EA Sports has been known for developing several very poor racing games in the past, examples include NASCAR Revolution some of their previous F1 games. However, F1 2001 does not follow this trend, it is without a doubt the the best ever F1 game I have ever played. What originally caught my eye with F1 2001 was the graphics shown on the back of the box. Although a little skeptical at first considering it was an EA racing game, but I was proven wrong with F1 2001.
This game was very well developed. Although it is a resource hog, it runs smooth and clean with near minimum system requirements. The minimum requirements for the game are Pentium II, 333 MHz processor, although you will need a much more powerful system to enjoy this game to the fullest extent.
The AI presented in F1 2001 is one of the best models I've seen in any in any F1 simulation to date. They can be very challenging to compete against, especially down the straights when they try to draft by you. Depending on the AI strength and aggression settings selected, they will race you hard and make you fight for position on the track. When they try passing through the turns, they give room but just so much to where you have to work for the spot. I noticed one problem with the AI; that they will perform a "kamikaze" pass on the start of the race, and just fly down the straight while others will slow down and make the turn. The cars can bump together like in NASCAR racing, and often will not crash or receive damage which is unrealistic in F1. AI is and will never be perfect, but this is the best I've ever seen thus far.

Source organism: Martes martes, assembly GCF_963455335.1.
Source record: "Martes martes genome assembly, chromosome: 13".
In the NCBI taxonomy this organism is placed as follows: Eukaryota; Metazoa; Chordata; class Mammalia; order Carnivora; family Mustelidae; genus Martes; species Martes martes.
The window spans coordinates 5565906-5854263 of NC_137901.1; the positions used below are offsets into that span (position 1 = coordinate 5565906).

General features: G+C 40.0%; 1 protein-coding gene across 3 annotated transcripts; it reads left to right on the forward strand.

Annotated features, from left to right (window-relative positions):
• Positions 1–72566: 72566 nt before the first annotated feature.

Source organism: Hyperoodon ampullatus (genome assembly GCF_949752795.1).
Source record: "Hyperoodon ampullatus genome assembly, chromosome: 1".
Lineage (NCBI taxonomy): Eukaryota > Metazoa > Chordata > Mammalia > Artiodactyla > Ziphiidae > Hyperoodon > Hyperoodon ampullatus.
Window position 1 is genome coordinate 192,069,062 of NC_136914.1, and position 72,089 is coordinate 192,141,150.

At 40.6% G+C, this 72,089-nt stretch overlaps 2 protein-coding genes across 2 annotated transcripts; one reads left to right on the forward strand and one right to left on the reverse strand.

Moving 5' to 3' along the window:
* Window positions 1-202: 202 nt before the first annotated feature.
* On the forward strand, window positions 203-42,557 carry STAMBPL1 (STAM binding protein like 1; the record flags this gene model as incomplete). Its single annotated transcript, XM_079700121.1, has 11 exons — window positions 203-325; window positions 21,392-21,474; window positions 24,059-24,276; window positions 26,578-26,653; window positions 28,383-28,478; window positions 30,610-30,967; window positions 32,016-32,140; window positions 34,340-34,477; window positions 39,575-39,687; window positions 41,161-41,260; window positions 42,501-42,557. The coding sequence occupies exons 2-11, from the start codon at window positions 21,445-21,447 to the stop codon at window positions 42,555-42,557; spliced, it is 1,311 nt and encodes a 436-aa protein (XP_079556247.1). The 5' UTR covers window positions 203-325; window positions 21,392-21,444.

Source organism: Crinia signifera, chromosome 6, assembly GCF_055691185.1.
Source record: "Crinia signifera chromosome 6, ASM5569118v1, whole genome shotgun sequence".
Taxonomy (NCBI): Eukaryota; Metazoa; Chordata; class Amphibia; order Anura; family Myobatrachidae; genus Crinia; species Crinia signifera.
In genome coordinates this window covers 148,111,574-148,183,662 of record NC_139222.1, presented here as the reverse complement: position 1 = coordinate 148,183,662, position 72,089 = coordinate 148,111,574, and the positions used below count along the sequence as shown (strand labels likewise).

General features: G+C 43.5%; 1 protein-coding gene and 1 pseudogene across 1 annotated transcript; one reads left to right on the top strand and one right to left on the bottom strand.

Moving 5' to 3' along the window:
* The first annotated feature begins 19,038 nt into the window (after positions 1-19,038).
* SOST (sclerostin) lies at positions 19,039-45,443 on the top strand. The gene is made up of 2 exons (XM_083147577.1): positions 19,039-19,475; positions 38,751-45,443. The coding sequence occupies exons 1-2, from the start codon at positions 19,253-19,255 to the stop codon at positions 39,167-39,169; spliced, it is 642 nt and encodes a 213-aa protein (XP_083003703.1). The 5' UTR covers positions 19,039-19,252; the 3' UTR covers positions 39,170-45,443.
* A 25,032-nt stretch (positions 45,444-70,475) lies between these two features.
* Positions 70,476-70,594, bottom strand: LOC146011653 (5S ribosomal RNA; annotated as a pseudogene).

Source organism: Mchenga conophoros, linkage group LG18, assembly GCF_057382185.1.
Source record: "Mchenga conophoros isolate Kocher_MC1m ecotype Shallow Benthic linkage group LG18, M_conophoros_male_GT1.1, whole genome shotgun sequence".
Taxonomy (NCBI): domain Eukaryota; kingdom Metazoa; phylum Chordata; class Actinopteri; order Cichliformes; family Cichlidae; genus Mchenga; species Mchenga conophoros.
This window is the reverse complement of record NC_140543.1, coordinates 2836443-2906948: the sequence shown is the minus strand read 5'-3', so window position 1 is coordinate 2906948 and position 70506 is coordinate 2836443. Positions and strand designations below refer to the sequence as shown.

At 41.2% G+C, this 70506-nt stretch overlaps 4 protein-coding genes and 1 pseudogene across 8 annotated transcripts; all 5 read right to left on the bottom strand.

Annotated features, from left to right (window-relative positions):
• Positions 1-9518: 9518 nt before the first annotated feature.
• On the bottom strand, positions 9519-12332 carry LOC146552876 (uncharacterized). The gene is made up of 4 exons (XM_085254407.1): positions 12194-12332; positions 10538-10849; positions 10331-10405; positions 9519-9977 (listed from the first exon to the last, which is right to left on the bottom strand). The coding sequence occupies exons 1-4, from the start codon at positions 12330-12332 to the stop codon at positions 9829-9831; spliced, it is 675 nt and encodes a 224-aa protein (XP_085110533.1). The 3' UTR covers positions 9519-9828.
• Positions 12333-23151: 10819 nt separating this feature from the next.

EA has done a solid job on the physics model in F1 2001. The cars react to every bump and crack in the track. If a car gets into the grass, you will experience a complete loss of traction, good luck in preventing a wreck. The cars are very touchy and can spin easily if you don't "feather" the throttle off the corners. If you get damage with an F1 car, your day is pretty much done, as it will affect the car to the point that it is un-drivable. If you loose the front wing in an accident, the car becomes extremely tight and will hardly turn in the corners. If the rear wing is lost, the car becomes very "loose" and will spin very easily. Knowledge of F1 cars is very beneficial when playing the game, as the car setup needs to be tweaked to toward your driving style to be competitive. If you like using the bumpers through the turns, you must prepare the setup to react to minimize the loss of speed and prevent a wreck. Another feature that makes this game extremely realistic is the head up display (HUD) on the steering wheel. The buttons on a wheel or joystick can be programmed to switch to different screens, such as damage monitors, pit stop status, lap times, or intervals between drivers. Many different assistants that help you control the car are included in F1 2001, including but not limited to steering assistance, stability control, and spin correction. There is even an invulnerability assistance that prevents you from getting damage from a wall or hitting another car. Some cars, even the player car, can breakdown before the race begins and will not move from the grid, forcing other drivers have to dodge the obstacle.